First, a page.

The aim of the loan is to help a poor person get back on their feet. If they fail to repay the loan, it must be wiped out after seven years. This means that the loan does not increase the burden being carried by the poor person, if they are unable to get on top of their problems.

    The reason for the seven-year limit is that we do not know the future. We should make commitments that we cannot meet. Any commitment beyond seven years is too risky, because we cannot know what our situation will be.

These loans are really a gift that must be repaid, if the person's situation recovers. This is why Jesus told his followers to make loans without expecting to be repaid.

Give to the one who asks you, and do not turn away from the one who wants to borrow from you (Matt 5:42).

Jesus principle of generosity was a restatement of a command in Deuteronomy.

If there is a poor man among your brothers in any of the towns of the land that the LORD your God is giving you, do not be hard-hearted or tight-fisted toward your poor brother. Rather be open-handed and freely lend him whatever he needs. Be careful not to harbour this wicked thought: "The seventh year, the year for cancelling debts, is near," so that you do not show ill will toward your needy brother and give him nothing. He may then appeal to the LORD against you, and you will be found guilty of sin. Give generously to him and do so without a grudging heart; then because of this the LORD your God will bless you in all your work and in everything you put your hand to. There will always be poor people in the land. Therefore I command you to be open-handed toward your brothers and toward the poor and needy in your land (Deut 15:7-11).

If someone gets into financial difficulty, another person in their neighbourhood who is better off should give them a loan to help them through a difficult time. No particular person was responsible for making the loan, but those who were closest to the person in trouble would be expected to come forward. Given that the loan might not be repaid, it would not be surprising if people were reluctant to make a loan to a person in trouble, but this is not acceptable to God. He expects people to be generous. He says that generosity to neighbours is a condition for receiving God's economic blessing. This makes sense. A community in which everybody is contributing will be stronger than one in which many of the people are struggling with poverty. Making a loan to someone who is poor, knowing that it might not be repaid back is an example of loving our neighbours.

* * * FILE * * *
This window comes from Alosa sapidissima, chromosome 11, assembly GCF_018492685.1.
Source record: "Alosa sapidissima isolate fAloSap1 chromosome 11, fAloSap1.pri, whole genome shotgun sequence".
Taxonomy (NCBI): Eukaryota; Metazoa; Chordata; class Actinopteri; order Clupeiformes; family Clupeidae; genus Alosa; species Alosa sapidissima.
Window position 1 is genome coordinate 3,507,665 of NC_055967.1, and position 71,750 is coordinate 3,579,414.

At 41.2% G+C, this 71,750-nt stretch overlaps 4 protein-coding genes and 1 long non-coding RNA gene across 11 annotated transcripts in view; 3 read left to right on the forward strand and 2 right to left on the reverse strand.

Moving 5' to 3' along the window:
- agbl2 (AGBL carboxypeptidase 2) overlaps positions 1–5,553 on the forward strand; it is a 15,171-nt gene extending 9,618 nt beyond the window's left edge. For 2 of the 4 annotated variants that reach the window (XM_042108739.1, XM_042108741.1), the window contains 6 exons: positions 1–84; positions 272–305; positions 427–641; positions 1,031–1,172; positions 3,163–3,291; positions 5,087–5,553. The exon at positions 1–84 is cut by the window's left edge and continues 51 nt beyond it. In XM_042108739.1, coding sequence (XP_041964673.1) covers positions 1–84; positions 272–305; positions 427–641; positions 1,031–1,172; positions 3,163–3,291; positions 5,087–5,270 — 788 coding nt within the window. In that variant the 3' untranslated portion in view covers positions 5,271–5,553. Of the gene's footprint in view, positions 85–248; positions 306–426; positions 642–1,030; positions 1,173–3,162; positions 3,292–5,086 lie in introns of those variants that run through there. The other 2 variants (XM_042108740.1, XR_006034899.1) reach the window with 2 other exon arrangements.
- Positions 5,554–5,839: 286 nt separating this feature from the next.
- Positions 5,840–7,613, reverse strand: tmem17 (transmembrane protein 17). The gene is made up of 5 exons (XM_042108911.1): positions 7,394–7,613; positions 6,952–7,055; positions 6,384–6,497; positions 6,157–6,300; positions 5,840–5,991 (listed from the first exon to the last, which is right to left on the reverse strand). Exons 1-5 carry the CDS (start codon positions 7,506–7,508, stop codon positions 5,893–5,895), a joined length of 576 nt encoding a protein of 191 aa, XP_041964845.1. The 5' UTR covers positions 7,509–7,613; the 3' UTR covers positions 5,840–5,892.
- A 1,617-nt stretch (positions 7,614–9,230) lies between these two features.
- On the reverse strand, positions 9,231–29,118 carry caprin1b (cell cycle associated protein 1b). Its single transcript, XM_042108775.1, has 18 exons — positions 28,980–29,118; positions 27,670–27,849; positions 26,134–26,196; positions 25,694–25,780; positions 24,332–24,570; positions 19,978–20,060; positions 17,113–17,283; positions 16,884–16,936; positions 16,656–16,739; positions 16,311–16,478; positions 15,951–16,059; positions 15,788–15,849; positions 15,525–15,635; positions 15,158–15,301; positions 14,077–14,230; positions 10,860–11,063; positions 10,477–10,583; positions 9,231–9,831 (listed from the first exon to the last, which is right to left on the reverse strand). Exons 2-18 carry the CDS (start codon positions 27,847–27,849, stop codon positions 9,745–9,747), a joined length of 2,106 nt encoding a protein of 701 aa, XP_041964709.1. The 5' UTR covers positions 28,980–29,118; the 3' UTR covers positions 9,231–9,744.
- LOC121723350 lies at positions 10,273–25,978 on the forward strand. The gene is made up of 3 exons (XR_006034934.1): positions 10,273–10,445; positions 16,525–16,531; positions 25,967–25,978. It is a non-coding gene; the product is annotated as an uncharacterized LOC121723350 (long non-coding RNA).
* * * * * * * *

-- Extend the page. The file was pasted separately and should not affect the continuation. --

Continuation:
Lenders have power over borrowers. This power can be used to intimidate the weaker person, but it divides the community undermining its strength. The Torah requires a lender to treat a vulnerable person with respect.

When you make a loan of any kind to your neighbour, do not go into his house to get what he is offering as a pledge. Stay outside and let the man to whom you are making the loan bring the pledge out to you (Deut 24:10-13).

The person with power must not enter the poor person's house to create fear among his family or looking for valuables that could be claimed.

Efforts to help poor people must not harm them. This is why the loan were interest-free and cancelled at the end of seven years, if the person was still poor. This is the opposite of the world's way. Poor people have no security so they have to go to loan sharks, who charge very high-interest rates, often up to fifty percent. The poor person usually fails to pay the interest, so it is added to the loan. In a very short time, the loan gets huge. The lender seizes all of the property of the poor person to cover the debt and they are left destitute. God's way is different. Poor people must not be forced deeper into debt. If they cannot repay the loan, they are left no worse off than before they received it.